Privacy has become a pressing concern for many users of digital platforms who fear legal or social liability for sharing personal details online. Yet for queer women and others, an emphasis on privacy fails to reflect the creativity and struggles of everyday people seeking to represent themselves and form meaningful connections through social media.
Personal but Not Private explores how queer women share and maintain their identities through digital technologies despite overlapping technological, social, economic, and political concerns. Focusing on representations of sexual identity through Tinder, Instagram, and Vine, this volume uncovers how queer women are continuously engaging in identity modulation, or the process through which people and platforms adjust or modify personal information, to form relationships, increase their social and economic participation, and counter intersecting forms of oppression. While queer women's representations of sexual identity give rise to publics and counterpublics through intimate and collective self-representation, platform-specific elements like design and governance place limitations on queer women's agency and often make them targets of censorship, harassment, and discrimination. This book also considers how identity modulation can be applied to a range of people negotiating digital contexts and promotes tangible changes to digital platforms and their broader social, economic, and political structures to empower individuals and their personal sharing on social media.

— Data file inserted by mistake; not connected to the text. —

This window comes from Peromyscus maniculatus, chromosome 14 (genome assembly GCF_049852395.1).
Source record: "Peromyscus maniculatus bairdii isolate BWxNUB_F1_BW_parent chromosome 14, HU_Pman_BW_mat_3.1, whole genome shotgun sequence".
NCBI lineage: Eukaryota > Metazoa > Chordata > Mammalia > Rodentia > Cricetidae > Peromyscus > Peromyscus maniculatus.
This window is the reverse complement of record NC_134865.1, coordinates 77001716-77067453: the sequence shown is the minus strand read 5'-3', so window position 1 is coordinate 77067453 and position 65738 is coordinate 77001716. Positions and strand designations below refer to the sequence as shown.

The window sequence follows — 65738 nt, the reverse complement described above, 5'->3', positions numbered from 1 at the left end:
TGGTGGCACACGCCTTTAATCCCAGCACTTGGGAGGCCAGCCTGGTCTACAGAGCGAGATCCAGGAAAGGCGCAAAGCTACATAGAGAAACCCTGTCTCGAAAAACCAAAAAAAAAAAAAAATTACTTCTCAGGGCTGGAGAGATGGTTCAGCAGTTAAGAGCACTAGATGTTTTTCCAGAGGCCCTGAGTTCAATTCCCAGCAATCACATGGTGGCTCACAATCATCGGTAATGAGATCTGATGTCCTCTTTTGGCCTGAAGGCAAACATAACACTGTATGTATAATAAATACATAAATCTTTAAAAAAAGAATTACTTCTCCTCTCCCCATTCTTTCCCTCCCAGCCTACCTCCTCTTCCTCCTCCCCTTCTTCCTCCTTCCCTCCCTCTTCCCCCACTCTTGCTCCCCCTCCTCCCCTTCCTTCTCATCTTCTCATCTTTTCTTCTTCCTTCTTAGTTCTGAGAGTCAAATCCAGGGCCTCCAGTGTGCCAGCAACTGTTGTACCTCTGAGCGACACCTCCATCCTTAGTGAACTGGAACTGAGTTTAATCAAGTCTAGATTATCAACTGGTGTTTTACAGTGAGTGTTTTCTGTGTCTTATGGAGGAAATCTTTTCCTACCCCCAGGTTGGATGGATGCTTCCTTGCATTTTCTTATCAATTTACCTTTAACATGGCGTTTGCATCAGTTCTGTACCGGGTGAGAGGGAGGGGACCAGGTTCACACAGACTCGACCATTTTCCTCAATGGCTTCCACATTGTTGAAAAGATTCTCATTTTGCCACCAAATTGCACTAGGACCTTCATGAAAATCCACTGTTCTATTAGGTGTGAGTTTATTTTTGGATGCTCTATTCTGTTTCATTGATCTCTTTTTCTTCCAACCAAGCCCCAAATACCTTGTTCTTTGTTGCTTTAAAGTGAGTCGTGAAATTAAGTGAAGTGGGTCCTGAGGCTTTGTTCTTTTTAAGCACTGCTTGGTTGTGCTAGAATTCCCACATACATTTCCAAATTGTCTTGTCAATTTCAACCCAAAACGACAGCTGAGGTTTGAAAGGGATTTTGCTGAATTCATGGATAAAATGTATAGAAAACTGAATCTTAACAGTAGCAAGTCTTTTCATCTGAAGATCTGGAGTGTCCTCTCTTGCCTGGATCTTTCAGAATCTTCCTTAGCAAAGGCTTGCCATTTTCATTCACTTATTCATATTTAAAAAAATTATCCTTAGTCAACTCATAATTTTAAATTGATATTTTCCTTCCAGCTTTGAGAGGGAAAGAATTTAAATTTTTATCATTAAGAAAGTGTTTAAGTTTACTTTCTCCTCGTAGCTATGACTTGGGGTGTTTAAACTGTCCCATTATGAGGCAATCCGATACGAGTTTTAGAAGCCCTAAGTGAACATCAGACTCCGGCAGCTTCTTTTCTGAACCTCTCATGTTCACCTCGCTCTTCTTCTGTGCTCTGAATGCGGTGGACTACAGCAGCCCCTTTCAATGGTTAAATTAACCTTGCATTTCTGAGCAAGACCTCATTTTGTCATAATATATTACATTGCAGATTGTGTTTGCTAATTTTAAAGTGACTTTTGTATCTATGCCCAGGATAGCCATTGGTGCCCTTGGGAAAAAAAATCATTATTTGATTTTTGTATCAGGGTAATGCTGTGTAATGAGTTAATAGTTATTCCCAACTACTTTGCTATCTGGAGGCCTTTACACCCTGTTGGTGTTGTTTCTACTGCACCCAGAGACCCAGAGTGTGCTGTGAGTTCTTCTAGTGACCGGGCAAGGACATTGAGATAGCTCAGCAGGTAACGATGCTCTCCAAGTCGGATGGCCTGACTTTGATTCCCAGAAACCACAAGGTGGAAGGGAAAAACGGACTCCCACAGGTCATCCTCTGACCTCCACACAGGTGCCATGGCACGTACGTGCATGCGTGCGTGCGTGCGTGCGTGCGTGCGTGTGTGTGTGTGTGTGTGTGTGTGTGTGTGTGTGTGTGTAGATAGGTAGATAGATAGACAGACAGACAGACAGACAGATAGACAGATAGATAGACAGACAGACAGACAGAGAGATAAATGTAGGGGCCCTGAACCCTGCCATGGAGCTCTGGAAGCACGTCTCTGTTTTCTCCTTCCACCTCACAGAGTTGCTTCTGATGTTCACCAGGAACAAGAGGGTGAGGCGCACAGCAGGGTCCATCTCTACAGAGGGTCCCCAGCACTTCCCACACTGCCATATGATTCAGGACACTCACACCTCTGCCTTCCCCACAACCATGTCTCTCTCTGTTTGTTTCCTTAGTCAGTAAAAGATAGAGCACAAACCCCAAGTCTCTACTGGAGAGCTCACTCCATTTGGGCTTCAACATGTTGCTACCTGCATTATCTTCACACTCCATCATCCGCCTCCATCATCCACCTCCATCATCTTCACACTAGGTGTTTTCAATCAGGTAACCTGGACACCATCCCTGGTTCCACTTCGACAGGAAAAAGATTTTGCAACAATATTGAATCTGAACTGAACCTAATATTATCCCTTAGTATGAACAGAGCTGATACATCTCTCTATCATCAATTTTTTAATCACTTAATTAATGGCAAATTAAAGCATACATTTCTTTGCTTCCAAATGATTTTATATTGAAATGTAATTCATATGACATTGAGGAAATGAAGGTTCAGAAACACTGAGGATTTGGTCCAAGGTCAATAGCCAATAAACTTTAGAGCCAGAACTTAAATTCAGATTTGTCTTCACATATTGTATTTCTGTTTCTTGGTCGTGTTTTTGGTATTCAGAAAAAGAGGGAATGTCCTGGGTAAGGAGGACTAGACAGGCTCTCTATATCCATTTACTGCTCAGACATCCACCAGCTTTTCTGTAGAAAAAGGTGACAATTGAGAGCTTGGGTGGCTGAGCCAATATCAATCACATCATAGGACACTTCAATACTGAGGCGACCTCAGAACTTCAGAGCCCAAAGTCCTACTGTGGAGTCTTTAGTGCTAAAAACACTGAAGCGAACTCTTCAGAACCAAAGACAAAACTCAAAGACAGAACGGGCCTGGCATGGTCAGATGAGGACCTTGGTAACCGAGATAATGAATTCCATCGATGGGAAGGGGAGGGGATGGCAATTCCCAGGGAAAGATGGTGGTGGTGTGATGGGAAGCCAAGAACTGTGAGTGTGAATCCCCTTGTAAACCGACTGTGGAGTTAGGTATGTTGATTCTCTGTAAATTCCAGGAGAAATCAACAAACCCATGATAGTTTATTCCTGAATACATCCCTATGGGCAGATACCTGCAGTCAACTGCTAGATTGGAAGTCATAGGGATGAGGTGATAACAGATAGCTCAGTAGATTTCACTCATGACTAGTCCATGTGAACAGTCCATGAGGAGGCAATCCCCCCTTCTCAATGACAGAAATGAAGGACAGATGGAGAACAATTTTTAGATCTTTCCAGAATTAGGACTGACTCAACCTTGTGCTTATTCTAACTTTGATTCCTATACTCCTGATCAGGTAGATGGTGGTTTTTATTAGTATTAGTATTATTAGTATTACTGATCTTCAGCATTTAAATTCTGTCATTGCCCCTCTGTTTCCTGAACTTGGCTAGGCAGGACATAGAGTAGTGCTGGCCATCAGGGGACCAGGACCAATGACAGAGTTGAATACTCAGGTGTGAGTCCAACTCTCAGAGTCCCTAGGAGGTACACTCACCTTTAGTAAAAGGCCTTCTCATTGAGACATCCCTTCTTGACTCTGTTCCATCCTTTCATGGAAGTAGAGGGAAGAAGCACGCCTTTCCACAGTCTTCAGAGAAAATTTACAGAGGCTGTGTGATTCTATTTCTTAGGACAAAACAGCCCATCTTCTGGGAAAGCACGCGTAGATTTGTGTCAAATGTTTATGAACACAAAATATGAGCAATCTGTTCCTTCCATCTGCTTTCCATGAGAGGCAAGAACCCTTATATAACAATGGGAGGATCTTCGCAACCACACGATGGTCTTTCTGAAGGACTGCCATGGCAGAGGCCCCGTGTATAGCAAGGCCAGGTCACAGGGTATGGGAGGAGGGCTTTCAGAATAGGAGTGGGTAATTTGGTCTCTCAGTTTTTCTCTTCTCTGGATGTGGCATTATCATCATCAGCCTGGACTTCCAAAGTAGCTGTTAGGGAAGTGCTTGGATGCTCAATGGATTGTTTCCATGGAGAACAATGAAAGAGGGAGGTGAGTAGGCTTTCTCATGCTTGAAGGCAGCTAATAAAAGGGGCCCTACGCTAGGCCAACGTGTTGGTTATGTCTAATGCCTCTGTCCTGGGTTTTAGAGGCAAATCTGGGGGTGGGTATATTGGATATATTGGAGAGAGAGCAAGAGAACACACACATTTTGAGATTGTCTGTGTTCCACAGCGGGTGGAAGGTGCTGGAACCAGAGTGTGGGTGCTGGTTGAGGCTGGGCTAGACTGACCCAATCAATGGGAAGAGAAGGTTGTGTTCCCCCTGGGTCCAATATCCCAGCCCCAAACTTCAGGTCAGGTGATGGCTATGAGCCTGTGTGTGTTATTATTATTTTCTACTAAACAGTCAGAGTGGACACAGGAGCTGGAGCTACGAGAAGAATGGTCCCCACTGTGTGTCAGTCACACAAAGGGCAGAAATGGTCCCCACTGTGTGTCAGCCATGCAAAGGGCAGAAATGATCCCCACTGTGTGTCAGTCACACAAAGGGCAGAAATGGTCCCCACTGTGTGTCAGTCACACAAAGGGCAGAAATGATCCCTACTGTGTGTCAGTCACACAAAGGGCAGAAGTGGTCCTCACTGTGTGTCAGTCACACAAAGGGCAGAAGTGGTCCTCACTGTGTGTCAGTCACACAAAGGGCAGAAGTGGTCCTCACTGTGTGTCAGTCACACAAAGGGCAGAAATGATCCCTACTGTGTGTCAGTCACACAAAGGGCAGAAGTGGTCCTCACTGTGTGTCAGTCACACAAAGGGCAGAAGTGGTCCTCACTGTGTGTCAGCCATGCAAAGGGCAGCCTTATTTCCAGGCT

Bringing together personal interviews and empirical research, Personal but Not Private offers a new lens for examining digitally mediated identities and highlights how platforms act as complicated sites of transformation.
About the author
Stefanie Duguay is an Assistant Professor in the Department of Communication Studies at Concordia University in Montreal, Canada. Her research focuses on the influence of digital media technologies in everyday life, with attention to sexual identity, gender, and social media. This has included studies of lesbian, gay, bisexual, trans and queer (LGBTQ) people's social media use, dating apps, and digital self-representation. She teaches in the areas of digital communication, youth, identity, gender, sexuality, and digital research methods. Stefanie earned her PhD in Media and Communication from the Queensland University of Technology (QUT) in Brisbane, Australia where she received an Outstanding Doctoral Thesis Award. During this time, she spent a summer as a PhD Intern at Microsoft Research's Social Media Collective. Prior to her PhD, Stefanie graduated with distinction from the Oxford Internet Institute's MSc program. In addition to her scholarly pursuits, Stefanie has worked for the Canadian federal government, specializing in the areas of client services and digital strategy. Her roots are in Southern Alberta with its inspirational prairie skies.